Freestanding Freezer: Frost inside
Some frost inside the freezer is normal, because each time you open the freezer door or lid, warm, moist air enters the freezer and forms frost. But if excessive frost forms quickly inside the freezer, it could be that a damaged lid or door seal is constantly allowing warm, moist air into the cabinet, resulting in excessive frost. Check the door or lid seal and replace the seal if damaged.
A crack in the plastic liner inside the freezer cabinet can also allow warm air into the freezer and cause frost. Check the inner liner and repair any cracks using a liner repair kit.
If you see frost on the evaporator cover in the back of the freezer and the freezer isn't cooling well, then a failure in the automatic defrost system could be causing the frost. If the defrost heating element that melts frost off the evaporator fins fails, frost will cake up on the evaporator and interfere with airflow and cooling in the freezer. A failed defrost bi-metal won't allow current to reach the heater so a failed defrost bi-metal will also cause frost on the evaporator and inhibit cooling in the freezer. A failed defrost timer won't advance into the automatic defrost mode so the defrost heating element would never turn on to melt frost off the evaporator. Check the defrost system if you see frost only on the evaporator cover.
Replace the freezer door or lid gasket
The door seal attaches to the door panel of an upright freezer and the lid seal mounts to the lid of a chest freezer. The seal prevents air from entering or escaping the freezer when the door or lid is shut. A damaged seal lets warm, moist air into the freezer when the door or lid is closed, causing excessive frost and cooling problems. Replace the door seal if it's damaged or torn.
Replace the freezer defrost bi-metal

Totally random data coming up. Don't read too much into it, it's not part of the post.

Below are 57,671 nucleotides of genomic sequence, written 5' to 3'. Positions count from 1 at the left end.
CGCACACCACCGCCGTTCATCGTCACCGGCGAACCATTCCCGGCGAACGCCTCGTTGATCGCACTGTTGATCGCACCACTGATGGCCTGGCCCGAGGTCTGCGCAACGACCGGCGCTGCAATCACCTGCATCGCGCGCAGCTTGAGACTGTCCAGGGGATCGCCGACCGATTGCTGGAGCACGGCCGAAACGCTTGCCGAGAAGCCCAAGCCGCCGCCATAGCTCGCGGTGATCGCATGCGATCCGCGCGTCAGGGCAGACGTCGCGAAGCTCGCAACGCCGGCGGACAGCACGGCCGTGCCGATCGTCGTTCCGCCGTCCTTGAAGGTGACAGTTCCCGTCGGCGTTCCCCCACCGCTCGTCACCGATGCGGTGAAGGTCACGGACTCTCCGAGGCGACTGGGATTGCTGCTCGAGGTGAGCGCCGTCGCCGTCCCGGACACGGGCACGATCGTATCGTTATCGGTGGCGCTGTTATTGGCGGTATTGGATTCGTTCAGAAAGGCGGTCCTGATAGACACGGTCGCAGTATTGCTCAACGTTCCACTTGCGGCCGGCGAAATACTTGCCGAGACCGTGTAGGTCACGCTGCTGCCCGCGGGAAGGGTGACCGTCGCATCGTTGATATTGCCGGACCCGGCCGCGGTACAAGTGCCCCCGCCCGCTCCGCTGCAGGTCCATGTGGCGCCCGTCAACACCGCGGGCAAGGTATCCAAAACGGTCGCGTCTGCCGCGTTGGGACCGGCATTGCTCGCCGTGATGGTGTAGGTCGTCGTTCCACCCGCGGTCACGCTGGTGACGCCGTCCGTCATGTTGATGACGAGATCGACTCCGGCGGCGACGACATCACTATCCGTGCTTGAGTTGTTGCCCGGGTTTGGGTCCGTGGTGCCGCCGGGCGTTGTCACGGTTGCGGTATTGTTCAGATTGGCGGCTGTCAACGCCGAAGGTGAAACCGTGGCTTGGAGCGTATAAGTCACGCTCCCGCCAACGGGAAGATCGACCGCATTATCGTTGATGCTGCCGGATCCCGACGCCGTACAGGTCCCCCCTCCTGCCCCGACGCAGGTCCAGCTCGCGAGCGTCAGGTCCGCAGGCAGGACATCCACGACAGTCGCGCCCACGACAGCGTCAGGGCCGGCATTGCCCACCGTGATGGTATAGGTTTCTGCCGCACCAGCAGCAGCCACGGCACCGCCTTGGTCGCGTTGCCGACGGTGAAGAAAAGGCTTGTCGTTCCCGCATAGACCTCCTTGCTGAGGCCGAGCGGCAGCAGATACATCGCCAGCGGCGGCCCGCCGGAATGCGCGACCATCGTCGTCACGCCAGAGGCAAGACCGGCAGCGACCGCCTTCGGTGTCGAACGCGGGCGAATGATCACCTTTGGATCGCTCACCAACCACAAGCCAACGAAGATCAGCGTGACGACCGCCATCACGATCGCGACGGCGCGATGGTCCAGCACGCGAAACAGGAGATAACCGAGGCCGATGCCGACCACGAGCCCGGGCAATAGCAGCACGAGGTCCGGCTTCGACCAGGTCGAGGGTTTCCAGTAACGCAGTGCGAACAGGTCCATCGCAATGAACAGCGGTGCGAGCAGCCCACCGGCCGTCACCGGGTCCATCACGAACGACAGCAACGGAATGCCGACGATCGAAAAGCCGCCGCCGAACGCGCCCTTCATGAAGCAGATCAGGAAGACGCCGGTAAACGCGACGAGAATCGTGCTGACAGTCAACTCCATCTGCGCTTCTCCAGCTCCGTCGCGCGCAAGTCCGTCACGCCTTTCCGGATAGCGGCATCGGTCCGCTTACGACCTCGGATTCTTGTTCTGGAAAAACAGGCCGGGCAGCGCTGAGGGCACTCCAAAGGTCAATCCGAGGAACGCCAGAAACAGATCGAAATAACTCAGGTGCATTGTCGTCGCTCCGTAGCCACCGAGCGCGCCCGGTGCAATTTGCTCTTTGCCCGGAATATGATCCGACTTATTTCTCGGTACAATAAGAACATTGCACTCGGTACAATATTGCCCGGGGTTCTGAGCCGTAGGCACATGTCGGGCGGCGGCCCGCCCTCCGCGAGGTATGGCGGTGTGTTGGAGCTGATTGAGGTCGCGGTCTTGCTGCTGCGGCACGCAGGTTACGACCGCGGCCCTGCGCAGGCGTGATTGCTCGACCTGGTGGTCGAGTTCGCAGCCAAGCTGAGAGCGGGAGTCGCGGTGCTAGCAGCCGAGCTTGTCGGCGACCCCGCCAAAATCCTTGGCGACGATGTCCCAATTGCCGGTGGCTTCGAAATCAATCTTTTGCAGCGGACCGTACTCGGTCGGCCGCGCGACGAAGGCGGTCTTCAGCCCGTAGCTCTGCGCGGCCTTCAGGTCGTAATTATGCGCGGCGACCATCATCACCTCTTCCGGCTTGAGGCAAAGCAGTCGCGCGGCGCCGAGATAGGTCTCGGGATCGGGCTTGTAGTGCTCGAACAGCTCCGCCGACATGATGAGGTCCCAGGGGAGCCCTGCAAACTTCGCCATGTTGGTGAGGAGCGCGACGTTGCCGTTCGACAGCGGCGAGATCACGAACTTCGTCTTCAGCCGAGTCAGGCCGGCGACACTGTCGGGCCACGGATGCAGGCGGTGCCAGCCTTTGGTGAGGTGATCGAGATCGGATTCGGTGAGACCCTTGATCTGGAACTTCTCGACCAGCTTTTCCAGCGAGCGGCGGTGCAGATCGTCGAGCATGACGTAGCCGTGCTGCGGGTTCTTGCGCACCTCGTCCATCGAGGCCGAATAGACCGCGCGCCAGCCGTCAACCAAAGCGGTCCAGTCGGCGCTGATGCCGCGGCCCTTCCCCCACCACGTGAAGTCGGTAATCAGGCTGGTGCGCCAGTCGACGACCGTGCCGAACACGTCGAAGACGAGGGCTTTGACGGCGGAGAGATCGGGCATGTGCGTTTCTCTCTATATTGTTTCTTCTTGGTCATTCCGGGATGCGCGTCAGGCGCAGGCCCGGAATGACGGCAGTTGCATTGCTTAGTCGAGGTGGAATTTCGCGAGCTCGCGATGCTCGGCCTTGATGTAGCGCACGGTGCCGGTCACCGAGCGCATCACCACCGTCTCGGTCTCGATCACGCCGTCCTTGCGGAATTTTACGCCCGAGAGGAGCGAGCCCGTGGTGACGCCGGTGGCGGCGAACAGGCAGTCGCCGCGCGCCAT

The freezer defrost sensor-also known as the defrost bi-metal or defrost termination thermostat-is next to the evaporator. It trips when the evaporator temperature gets too high, to protect the evaporator from overheating. When it trips, the defrost bi-metal shuts off the defrost heater. A defective defrost bi-metal prevents the defrost heater from working, causing frost to build up on the evaporator, causing a warmer freezer interior. Replace the defrost sensor if it prevents the defrost heater from working.
Replace the freezer defrost heating element
The defrost heating element melts frost from the evaporator fins to improve cooling. If the defrost heating element fails, excessive frost covers the evaporator fins. Replace the defrost heating element if it's damaged or not heating.
Replace the freezer electronic control board
The electronic control board-also called the main control board or the power control board (PCB)-manages the compressor and the defrost cycle. The control board activates the compressor to keep the freezer cold and runs the fans. The electronic control board monitors temperature sensors to control freezer temperature and the defrost cycle. Replace the electronic control board if it's not working properly.
Replace the freezer defrost timer
The defrost timer controls the intervals between defrost cycles and limits the length of the cycle. During the defrost session, the timer activates the defrost heating element and prevents the compressor from running, so frost melts from the evaporator fins. Replace the defrost timer if it doesn't control the defrost heater and compressor properly.
Learn how to safely defrost a Kenmore freezer.
See how you can reduce the energy consumption of a freezer.